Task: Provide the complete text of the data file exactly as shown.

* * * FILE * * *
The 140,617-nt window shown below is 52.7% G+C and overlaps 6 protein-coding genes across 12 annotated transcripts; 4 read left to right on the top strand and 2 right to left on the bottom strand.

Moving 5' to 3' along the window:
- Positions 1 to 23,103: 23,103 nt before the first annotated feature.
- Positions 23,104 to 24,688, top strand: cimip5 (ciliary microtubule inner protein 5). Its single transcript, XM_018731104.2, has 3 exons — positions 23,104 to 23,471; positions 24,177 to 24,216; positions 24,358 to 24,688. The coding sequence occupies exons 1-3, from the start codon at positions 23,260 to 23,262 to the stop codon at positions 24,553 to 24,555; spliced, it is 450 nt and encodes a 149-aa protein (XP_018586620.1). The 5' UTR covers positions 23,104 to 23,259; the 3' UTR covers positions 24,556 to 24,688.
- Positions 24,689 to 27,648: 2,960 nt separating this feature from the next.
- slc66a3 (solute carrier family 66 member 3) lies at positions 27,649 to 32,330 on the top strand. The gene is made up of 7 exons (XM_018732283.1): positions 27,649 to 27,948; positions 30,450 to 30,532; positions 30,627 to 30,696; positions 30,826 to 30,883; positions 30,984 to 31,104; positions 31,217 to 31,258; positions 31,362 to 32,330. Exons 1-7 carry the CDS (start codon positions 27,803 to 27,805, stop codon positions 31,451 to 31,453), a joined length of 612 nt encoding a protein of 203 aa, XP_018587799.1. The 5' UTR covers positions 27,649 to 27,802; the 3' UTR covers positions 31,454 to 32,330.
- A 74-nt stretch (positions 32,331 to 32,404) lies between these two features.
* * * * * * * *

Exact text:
The 140,617-nt window shown below is 52.7% G+C and overlaps 6 protein-coding genes across 12 annotated transcripts; 4 read left to right on the top strand and 2 right to left on the bottom strand.

Moving 5' to 3' along the window:
- Positions 1 to 23,103: 23,103 nt before the first annotated feature.
- Positions 23,104 to 24,688, top strand: cimip5 (ciliary microtubule inner protein 5). Its single transcript, XM_018731104.2, has 3 exons — positions 23,104 to 23,471; positions 24,177 to 24,216; positions 24,358 to 24,688. The coding sequence occupies exons 1-3, from the start codon at positions 23,260 to 23,262 to the stop codon at positions 24,553 to 24,555; spliced, it is 450 nt and encodes a 149-aa protein (XP_018586620.1). The 5' UTR covers positions 23,104 to 23,259; the 3' UTR covers positions 24,556 to 24,688.
- Positions 24,689 to 27,648: 2,960 nt separating this feature from the next.
- slc66a3 (solute carrier family 66 member 3) lies at positions 27,649 to 32,330 on the top strand. The gene is made up of 7 exons (XM_018732283.1): positions 27,649 to 27,948; positions 30,450 to 30,532; positions 30,627 to 30,696; positions 30,826 to 30,883; positions 30,984 to 31,104; positions 31,217 to 31,258; positions 31,362 to 32,330. Exons 1-7 carry the CDS (start codon positions 27,803 to 27,805, stop codon positions 31,451 to 31,453), a joined length of 612 nt encoding a protein of 203 aa, XP_018587799.1. The 5' UTR covers positions 27,649 to 27,802; the 3' UTR covers positions 31,454 to 32,330.
- A 74-nt stretch (positions 32,331 to 32,404) lies between these two features.